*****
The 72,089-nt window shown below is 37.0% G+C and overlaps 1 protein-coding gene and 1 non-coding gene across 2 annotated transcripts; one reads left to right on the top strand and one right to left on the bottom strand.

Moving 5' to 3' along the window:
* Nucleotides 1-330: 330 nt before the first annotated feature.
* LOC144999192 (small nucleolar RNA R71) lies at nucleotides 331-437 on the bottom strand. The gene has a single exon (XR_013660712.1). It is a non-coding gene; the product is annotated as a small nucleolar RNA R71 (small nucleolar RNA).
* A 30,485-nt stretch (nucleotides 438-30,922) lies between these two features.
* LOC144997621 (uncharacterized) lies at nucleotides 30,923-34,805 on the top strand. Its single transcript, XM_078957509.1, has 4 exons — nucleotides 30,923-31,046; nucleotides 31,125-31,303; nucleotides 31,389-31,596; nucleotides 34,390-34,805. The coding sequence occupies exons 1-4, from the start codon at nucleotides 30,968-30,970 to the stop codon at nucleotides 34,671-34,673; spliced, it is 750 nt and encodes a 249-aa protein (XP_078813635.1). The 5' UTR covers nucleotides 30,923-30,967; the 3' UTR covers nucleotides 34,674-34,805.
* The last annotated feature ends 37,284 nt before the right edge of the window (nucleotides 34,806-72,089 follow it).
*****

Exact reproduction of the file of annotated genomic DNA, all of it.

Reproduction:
The 72,089-nt window shown below is 37.0% G+C and overlaps 1 protein-coding gene and 1 non-coding gene across 2 annotated transcripts; one reads left to right on the top strand and one right to left on the bottom strand.

Moving 5' to 3' along the window:
* Nucleotides 1-330: 330 nt before the first annotated feature.
* LOC144999192 (small nucleolar RNA R71) lies at nucleotides 331-437 on the bottom strand. The gene has a single exon (XR_013660712.1). It is a non-coding gene; the product is annotated as a small nucleolar RNA R71 (small nucleolar RNA).
* A 30,485-nt stretch (nucleotides 438-30,922) lies between these two features.
* LOC144997621 (uncharacterized) lies at nucleotides 30,923-34,805 on the top strand. Its single transcript, XM_078957509.1, has 4 exons — nucleotides 30,923-31,046; nucleotides 31,125-31,303; nucleotides 31,389-31,596; nucleotides 34,390-34,805. The coding sequence occupies exons 1-4, from the start codon at nucleotides 30,968-30,970 to the stop codon at nucleotides 34,671-34,673; spliced, it is 750 nt and encodes a 249-aa protein (XP_078813635.1). The 5' UTR covers nucleotides 30,923-30,967; the 3' UTR covers nucleotides 34,674-34,805.
* The last annotated feature ends 37,284 nt before the right edge of the window (nucleotides 34,806-72,089 follow it).